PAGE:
Wednesday, December 29, 2004

Small town vs. mega city

Small town vs. mega city
The Hindu

The new wannabe shapers of the city are trying to synthesise a Bangalore identity with manicured landscapes of commerce, culture, and opinion

When we say `new residents', we all probably mean people who can and will occupy proper residences in the city.

ACCORDING TO a `global' observer, meaning another U.S. strategic expert who has visited our blighted metropolis, the city is growing by "an estimated 3,700 per week". The way these Americans get it all in figures is really impressive, although it could be quite another game to reckon with the authority of it. This observer didn't quote sources and neither will I, but the exercise here is to find a match between that number and the 800 vehicles that are apparently added to the city roads everyday.

When we say "new residents", we all probably mean and understand that these are people who can and will occupy proper residences in the city. Surely nobody is counting all those construction workers and coolies that are crowding the place all over. There is, however, another bit of statistics I found on the Net declaring: "In Bangalore, more than 800 slums give shelter to the approximately 1.5 million people!" So somebody counted.

New vehicles

Anyway, you will agree, almost none of those that occupy the 800 slums will be buying any of those 800 vehicles that are supposedly being driven out of showrooms everyday, or 5,600 every week. So, I am arguing, these 3,700 new residents are buying a substantial proportion of those 5,600 new vehicles. And whatever is left over is being bought by the new arrivals' well-to-do peers already resident in the city that are either buying the additional vehicle or replacing the old one.

It is not to demean other industries and services in the city, but the real growth of high-value jobs are in which sector you know. I am leaving the two-wheelers out of it, because they are not part of this theme. We are talking here of the smart builders of the new economy, who, after they have just "relocated" to the city, having secured the new residence, that new vehicle and, for their children possibly, admissions to new schools, encounter a problem: what is there to do in Bangalore?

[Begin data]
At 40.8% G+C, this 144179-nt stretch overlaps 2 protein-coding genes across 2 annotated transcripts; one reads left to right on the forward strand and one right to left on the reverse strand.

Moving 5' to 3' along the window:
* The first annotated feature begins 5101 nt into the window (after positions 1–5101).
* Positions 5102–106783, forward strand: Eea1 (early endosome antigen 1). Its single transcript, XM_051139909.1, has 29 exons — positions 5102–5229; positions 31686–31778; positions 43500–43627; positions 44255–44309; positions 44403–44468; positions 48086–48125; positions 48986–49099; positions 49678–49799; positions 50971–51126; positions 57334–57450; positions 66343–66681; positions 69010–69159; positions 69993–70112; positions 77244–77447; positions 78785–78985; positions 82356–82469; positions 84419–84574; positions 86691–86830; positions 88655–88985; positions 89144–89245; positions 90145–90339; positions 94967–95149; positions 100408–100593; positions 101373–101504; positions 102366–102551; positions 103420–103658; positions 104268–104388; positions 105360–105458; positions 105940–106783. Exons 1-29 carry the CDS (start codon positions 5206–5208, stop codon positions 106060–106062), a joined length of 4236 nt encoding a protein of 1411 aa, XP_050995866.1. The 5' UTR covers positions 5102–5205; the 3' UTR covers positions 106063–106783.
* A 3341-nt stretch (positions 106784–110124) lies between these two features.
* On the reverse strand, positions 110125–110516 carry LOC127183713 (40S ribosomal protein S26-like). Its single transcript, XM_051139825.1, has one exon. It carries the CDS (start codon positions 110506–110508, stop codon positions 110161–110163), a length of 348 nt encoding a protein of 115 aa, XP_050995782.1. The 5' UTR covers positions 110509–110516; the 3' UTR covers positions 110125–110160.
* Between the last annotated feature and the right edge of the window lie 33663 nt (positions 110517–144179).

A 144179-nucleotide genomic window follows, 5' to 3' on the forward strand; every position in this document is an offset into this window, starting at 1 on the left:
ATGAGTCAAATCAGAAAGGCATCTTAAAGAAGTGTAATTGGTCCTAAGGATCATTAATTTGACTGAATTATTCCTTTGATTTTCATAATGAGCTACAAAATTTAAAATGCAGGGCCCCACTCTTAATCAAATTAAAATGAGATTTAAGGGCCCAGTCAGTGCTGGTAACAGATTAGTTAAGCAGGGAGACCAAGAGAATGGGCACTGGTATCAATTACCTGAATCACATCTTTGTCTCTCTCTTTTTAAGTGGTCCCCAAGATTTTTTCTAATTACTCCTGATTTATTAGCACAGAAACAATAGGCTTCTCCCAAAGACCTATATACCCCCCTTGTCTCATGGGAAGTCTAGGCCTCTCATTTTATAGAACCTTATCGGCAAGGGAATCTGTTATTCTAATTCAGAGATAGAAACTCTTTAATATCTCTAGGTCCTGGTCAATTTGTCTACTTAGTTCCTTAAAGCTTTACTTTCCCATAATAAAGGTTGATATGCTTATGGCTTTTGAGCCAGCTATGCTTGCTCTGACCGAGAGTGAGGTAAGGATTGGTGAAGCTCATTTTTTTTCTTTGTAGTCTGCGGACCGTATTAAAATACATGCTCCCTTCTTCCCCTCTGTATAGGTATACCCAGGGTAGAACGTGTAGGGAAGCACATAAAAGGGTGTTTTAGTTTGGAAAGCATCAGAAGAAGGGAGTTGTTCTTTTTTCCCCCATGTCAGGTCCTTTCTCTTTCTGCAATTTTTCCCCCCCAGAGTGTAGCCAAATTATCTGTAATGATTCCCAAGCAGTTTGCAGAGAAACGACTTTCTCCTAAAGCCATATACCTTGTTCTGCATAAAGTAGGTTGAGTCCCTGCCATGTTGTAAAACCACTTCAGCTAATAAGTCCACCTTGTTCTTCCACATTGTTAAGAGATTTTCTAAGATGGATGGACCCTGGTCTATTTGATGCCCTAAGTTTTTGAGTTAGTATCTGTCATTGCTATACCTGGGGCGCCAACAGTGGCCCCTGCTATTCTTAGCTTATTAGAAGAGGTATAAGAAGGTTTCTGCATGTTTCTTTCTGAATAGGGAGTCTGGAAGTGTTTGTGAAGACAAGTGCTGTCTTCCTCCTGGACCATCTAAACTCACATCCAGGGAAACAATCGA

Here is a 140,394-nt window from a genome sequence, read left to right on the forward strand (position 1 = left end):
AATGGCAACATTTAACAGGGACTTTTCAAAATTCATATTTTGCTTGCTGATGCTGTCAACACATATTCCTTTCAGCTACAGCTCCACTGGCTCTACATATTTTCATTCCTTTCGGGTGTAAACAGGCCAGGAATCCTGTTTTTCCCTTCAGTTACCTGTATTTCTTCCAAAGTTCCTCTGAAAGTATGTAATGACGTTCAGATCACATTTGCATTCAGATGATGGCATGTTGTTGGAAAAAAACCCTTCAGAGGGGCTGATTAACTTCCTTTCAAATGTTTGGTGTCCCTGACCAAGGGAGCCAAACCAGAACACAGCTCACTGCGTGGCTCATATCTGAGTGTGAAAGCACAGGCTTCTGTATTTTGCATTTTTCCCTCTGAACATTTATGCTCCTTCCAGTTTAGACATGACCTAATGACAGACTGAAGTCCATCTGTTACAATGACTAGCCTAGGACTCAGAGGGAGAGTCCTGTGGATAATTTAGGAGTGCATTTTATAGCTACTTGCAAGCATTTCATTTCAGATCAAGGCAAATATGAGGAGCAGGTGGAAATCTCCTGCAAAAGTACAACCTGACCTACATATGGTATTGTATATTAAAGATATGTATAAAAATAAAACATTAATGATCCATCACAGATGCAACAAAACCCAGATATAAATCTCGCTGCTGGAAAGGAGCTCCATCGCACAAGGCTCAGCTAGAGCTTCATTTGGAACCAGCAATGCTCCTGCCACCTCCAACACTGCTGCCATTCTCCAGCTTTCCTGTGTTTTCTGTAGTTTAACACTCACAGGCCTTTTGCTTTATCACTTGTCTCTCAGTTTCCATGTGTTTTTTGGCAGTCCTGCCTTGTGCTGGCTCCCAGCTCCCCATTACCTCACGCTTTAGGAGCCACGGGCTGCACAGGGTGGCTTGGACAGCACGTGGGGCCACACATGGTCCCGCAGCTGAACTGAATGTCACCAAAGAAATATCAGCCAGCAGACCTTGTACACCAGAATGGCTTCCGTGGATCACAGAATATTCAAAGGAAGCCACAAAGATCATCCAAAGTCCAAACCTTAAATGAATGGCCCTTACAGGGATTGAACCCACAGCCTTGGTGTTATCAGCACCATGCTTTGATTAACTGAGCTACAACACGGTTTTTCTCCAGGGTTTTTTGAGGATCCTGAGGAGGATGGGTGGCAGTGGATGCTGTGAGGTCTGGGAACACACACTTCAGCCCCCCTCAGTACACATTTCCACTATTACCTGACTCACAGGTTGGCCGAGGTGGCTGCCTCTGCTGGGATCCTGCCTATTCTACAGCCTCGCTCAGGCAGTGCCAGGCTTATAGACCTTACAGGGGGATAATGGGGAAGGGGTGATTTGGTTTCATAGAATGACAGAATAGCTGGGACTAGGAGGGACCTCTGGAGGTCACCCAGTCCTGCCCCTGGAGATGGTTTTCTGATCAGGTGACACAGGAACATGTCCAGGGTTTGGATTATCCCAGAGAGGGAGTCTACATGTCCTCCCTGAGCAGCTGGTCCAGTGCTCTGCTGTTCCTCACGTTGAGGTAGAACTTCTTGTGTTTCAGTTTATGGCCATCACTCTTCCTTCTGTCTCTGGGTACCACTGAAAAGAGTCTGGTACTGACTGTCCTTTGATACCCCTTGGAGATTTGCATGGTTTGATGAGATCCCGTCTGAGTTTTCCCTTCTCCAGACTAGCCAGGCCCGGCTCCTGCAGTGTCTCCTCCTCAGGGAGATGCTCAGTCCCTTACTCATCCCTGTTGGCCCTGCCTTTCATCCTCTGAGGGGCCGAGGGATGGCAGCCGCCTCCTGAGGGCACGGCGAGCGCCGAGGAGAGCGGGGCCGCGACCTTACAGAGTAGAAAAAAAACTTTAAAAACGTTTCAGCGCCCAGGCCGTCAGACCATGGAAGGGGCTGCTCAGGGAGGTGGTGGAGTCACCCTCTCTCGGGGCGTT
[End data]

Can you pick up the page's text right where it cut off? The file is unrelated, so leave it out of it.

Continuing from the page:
It is all very well to talk about Pub City and Fun City, but it all happens in this poor apology of a downtown, a very long way off from the workplace that gets longer by the day with every additional vehicle they buy. There is also the problem of getting the right company to band with, because not everybody "rocks" and it seems the same lousy gang is to be found in every party. This, of course, is a phenomenon that most "outsiders" in the city are familiar with: there are six— and-a-half interesting people in the city and they all know each other.

"Bangalore is really a small town."

Not really. Bangalore actually comprises many small towns, each complete with its own code and inhabitants, living for generations within its own tradition; secure, even dormant and indifferent to the others. The small towns of Bangalore were not merely geographic entities, although it is still possible to identify a Cantonment culture, the Tamil-speaking Brahmins of Malleswaram, Shetty community of Visveswarapuram and the North Indian business communities of Gandhinagar, to cite examples. The small towns were layered over each other, gently engaging when in contact, celebrating Durga Puja or Onam, accepting the "different-ness." Even the mingling of these small towns in the later-developed areas of Jayanagar or J.P. Nagar did not threaten these identities.

It is very true, as many of the above-mentioned `observers' mention, that there are few public spaces in Bangalore — monuments, markets or institutions — that integrate a "Bangalore identity," "a unifying imageability". But the Ramotsavas and the more gentle Ganesha festivals with concerts of classical and light music expressed and established unique culture; Kadlekaayi Parishe, St. Mary's Feast, Harohara Jatre, Bangalore Karaga and Banashankari Jatre held on to their traditions; in this very season, people of all communities went out singing carols on the streets; So many more, different towns, different mores, but it all made Bangalore.


It was the implicit acceptance of the "different-ness" that allowed people to be born in Bangalore and live their whole lives knowing only the languages they spoke in their homes and neighbourhoods, without any sense of alienation. But the commercial growth of Bangalore in the Nineties, a bewildering rearrangement of priorities and powers, has dislocated the cornerstones of these identities.

The new wannabe shapers of the city are trying to synthesise a Bangalore identity with manicured landscapes of commerce, culture, and opinion. The small towns of Bangalore resent it and visibly. The protest went unacknowledged for far too long. Where it has become too evident, it is being misunderstood. The lack of discernment is so obvious when sections in the media lament that "Bangalore is losing out to Chennai, Hyderabad" on the business pages, but cry for a "stop to uncontrolled growth" on the city pages.

Every city has its insiders, "critical insiders," as writer U.R. Ananthamurthy terms them. The critical insiders of Bangalore, the hardy ones, continue to inhabit its small towns. For outsiders, who have arrived to the unprecedented din and dirtiness of this new Bangalore, the appropriate question is not "what to do in Bangalore?" It perhaps should be "what to do in which Bangalore?" If only we could allow all of them to thrive, in their little ways. Some cities can do without "big" icons — monuments or celebrities.


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